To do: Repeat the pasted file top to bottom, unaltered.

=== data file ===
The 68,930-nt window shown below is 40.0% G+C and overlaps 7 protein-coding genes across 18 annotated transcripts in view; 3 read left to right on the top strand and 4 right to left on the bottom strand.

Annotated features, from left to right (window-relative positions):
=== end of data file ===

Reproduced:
The 68,930-nt window shown below is 40.0% G+C and overlaps 7 protein-coding genes across 18 annotated transcripts in view; 3 read left to right on the top strand and 4 right to left on the bottom strand.

Annotated features, from left to right (window-relative positions):